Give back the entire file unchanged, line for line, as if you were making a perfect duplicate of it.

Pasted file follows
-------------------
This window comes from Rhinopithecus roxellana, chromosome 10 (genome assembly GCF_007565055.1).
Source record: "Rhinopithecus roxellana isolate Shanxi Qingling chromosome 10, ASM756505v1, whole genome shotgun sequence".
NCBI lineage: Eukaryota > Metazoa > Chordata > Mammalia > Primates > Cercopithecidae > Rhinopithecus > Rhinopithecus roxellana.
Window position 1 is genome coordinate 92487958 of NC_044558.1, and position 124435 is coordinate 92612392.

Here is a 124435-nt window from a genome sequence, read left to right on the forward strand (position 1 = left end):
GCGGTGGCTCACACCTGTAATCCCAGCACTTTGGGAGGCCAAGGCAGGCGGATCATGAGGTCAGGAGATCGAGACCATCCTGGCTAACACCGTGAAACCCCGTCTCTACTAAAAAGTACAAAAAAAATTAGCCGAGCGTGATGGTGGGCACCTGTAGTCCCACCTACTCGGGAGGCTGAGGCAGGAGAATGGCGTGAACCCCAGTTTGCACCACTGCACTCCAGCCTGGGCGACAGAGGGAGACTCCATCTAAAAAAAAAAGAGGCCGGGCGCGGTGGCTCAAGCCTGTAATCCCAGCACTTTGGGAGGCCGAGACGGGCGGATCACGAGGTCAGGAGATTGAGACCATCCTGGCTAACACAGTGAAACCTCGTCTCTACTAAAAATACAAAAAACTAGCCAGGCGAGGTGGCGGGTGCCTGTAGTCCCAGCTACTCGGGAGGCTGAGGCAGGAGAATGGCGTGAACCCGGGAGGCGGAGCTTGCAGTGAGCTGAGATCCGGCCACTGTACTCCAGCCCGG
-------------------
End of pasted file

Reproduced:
This window comes from Rhinopithecus roxellana, chromosome 10 (genome assembly GCF_007565055.1).
Source record: "Rhinopithecus roxellana isolate Shanxi Qingling chromosome 10, ASM756505v1, whole genome shotgun sequence".
NCBI lineage: Eukaryota > Metazoa > Chordata > Mammalia > Primates > Cercopithecidae > Rhinopithecus > Rhinopithecus roxellana.
Window position 1 is genome coordinate 92487958 of NC_044558.1, and position 124435 is coordinate 92612392.

Here is a 124435-nt window from a genome sequence, read left to right on the forward strand (position 1 = left end):
GCGGTGGCTCACACCTGTAATCCCAGCACTTTGGGAGGCCAAGGCAGGCGGATCATGAGGTCAGGAGATCGAGACCATCCTGGCTAACACCGTGAAACCCCGTCTCTACTAAAAAGTACAAAAAAAATTAGCCGAGCGTGATGGTGGGCACCTGTAGTCCCACCTACTCGGGAGGCTGAGGCAGGAGAATGGCGTGAACCCCAGTTTGCACCACTGCACTCCAGCCTGGGCGACAGAGGGAGACTCCATCTAAAAAAAAAAGAGGCCGGGCGCGGTGGCTCAAGCCTGTAATCCCAGCACTTTGGGAGGCCGAGACGGGCGGATCACGAGGTCAGGAGATTGAGACCATCCTGGCTAACACAGTGAAACCTCGTCTCTACTAAAAATACAAAAAACTAGCCAGGCGAGGTGGCGGGTGCCTGTAGTCCCAGCTACTCGGGAGGCTGAGGCAGGAGAATGGCGTGAACCCGGGAGGCGGAGCTTGCAGTGAGCTGAGATCCGGCCACTGTACTCCAGCCCGG